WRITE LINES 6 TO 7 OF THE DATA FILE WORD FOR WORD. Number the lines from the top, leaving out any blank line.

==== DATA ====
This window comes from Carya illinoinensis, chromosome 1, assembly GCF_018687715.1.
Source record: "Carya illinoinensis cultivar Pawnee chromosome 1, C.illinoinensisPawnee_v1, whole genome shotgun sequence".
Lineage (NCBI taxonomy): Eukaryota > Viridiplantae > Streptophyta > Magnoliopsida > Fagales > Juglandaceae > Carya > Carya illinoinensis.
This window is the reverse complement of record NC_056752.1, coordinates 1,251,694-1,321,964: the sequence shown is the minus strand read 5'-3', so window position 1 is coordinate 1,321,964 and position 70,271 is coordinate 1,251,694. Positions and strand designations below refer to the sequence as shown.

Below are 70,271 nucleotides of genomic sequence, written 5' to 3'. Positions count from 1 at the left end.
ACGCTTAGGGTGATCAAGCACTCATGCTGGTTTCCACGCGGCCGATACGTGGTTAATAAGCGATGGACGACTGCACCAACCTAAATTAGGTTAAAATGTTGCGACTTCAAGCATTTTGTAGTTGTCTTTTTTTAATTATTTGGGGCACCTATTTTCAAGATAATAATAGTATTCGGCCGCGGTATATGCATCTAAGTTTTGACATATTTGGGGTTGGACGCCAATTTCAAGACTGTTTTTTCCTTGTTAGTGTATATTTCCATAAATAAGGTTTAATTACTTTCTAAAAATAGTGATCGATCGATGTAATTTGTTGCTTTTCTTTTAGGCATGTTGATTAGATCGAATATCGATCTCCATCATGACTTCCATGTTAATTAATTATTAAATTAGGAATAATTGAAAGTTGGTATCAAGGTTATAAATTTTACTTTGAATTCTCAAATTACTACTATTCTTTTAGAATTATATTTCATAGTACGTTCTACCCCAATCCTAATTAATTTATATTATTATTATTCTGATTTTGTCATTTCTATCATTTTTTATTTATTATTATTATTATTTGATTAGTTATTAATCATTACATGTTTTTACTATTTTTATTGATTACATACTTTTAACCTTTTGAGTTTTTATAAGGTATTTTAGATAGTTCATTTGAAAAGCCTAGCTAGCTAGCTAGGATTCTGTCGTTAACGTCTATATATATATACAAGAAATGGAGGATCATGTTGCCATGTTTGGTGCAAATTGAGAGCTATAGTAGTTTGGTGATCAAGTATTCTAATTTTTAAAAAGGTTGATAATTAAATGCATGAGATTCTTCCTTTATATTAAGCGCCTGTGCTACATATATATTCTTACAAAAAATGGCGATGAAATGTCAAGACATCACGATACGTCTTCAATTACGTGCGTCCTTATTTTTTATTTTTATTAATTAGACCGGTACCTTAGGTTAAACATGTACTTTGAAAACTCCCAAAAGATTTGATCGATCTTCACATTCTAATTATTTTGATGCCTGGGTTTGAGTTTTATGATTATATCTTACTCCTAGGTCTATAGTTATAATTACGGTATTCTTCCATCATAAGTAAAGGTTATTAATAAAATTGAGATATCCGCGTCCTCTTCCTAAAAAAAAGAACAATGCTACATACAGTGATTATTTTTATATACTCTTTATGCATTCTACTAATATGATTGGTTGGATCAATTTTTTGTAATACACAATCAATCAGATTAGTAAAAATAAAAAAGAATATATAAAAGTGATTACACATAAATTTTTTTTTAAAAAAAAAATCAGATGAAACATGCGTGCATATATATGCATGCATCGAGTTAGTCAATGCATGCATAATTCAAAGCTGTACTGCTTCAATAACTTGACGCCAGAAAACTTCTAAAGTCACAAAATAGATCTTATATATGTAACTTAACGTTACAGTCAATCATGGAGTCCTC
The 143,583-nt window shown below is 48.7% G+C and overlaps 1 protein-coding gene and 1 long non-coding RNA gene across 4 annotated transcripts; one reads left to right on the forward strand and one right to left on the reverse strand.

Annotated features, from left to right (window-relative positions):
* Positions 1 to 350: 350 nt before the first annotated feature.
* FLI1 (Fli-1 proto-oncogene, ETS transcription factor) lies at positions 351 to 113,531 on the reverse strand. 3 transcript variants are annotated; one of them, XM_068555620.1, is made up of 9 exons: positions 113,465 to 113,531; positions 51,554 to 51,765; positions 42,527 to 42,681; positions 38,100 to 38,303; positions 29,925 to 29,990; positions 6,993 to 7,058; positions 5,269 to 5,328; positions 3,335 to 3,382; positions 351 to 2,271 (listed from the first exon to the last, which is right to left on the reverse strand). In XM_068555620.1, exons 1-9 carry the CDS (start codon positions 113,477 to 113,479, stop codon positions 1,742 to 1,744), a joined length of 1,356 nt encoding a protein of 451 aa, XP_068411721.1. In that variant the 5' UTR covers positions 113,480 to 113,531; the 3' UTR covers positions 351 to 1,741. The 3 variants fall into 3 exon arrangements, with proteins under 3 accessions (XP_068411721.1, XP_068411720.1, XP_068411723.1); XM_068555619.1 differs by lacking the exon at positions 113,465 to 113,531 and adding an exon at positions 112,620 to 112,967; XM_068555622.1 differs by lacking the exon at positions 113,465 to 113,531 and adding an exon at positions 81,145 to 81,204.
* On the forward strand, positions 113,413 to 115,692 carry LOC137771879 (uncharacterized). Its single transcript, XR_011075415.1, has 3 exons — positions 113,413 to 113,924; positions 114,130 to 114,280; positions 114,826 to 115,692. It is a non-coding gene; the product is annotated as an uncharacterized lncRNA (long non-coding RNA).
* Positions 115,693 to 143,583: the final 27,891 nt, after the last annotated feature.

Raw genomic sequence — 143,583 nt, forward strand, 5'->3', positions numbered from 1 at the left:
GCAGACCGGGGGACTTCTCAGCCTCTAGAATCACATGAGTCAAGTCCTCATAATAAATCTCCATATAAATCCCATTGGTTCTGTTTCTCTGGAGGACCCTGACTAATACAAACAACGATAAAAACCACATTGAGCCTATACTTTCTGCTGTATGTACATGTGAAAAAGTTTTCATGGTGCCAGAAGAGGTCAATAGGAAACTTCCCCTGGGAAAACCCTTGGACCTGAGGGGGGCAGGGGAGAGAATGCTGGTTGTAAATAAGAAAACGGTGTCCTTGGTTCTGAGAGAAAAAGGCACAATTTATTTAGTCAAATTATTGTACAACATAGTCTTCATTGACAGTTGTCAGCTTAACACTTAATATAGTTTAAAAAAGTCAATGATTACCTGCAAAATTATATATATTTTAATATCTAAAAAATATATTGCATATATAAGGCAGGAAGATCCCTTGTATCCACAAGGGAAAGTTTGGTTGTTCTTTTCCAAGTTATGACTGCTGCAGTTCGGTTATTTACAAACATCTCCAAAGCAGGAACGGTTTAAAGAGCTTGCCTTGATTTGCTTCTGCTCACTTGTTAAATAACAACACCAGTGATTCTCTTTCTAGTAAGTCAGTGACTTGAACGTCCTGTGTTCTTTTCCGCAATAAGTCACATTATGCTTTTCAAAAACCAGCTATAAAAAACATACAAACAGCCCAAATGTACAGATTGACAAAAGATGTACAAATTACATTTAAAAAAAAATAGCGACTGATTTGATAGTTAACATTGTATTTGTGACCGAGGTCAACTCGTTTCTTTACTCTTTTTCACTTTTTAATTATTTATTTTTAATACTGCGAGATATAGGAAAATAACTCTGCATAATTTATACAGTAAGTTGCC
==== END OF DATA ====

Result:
ACGCTTAGGGTGATCAAGCACTCATGCTGGTTTCCACGCGGCCGATACGTGGTTAATAAGCGATGGACGACTGCACCAACCTAAATTAGGTTAAAATGTTGCGACTTCAAGCATTTTGTAGTTGTCTTTTTTTAATTATTTGGGGCACCTATTTTCAAGATAATAATAGTATTCGGCCGCGGTATATGCATCTAAGTTTTGACATATTTGGGGTTGGACGCCAATTTCAAGACTGTTTTTTCCTTGTTAGTGTATATTTCCATAAATAAGGTTTAATTACTTTCTAAAAATAGTGATCGATCGATGTAATTTGTTGCTTTTCTTTTAGGCATGTTGATTAGATCGAATATCGATCTCCATCATGACTTCCATGTTAATTAATTATTAAATTAGGAATAATTGAAAGTTGGTATCAAGGTTATAAATTTTACTTTGAATTCTCAAATTACTACTATTCTTTTAGAATTATATTTCATAGTACGTTCTACCCCAATCCTAATTAATTTATATTATTATTATTCTGATTTTGTCATTTCTATCATTTTTTATTTATTATTATTATTATTTGATTAGTTATTAATCATTACATGTTTTTACTATTTTTATTGATTACATACTTTTAACCTTTTGAGTTTTTATAAGGTATTTTAGATAGTTCATTTGAAAAGCCTAGCTAGCTAGCTAGGATTCTGTCGTTAACGTCTATATATATATACAAGAAATGGAGGATCATGTTGCCATGTTTGGTGCAAATTGAGAGCTATAGTAGTTTGGTGATCAAGTATTCTAATTTTTAAAAAGGTTGATAATTAAATGCATGAGATTCTTCCTTTATATTAAGCGCCTGTGCTACATATATATTCTTACAAAAAATGGCGATGAAATGTCAAGACATCACGATACGTCTTCAATTACGTGCGTCCTTATTTTTTATTTTTATTAATTAGACCGGTACCTTAGGTTAAACATGTACTTTGAAAACTCCCAAAAGATTTGATCGATCTTCACATTCTAATTATTTTGATGCCTGGGTTTGAGTTTTATGATTATATCTTACTCCTAGGTCTATAGTTATAATTACGGTATTCTTCCATCATAAGTAAAGGTTATTAATAAAATTGAGATATCCGCGTCCTCTTCCTAAAAAAAAGAACAATGCTACATACAGTGATTATTTTTATATACTCTTTATGCATTCTACTAATATGATTGGTTGGATCAATTTTTTGTAATACACAATCAATCAGATTAGTAAAAATAAAAAAGAATATATAAAAGTGATTACACATAAATTTTTTTTTAAAAAAAAAATCAGATGAAACATGCGTGCATATATATGCATGCATCGAGTTAGTCAATGCATGCATAATTCAAAGCTGTACTGCTTCAATAACTTGACGCCAGAAAACTTCTAAAGTCACAAAATAGATCTTATATATGTAACTTAACGTTACAGTCAATCATGGAGTCCTC
The 143,583-nt window shown below is 48.7% G+C and overlaps 1 protein-coding gene and 1 long non-coding RNA gene across 4 annotated transcripts; one reads left to right on the forward strand and one right to left on the reverse strand.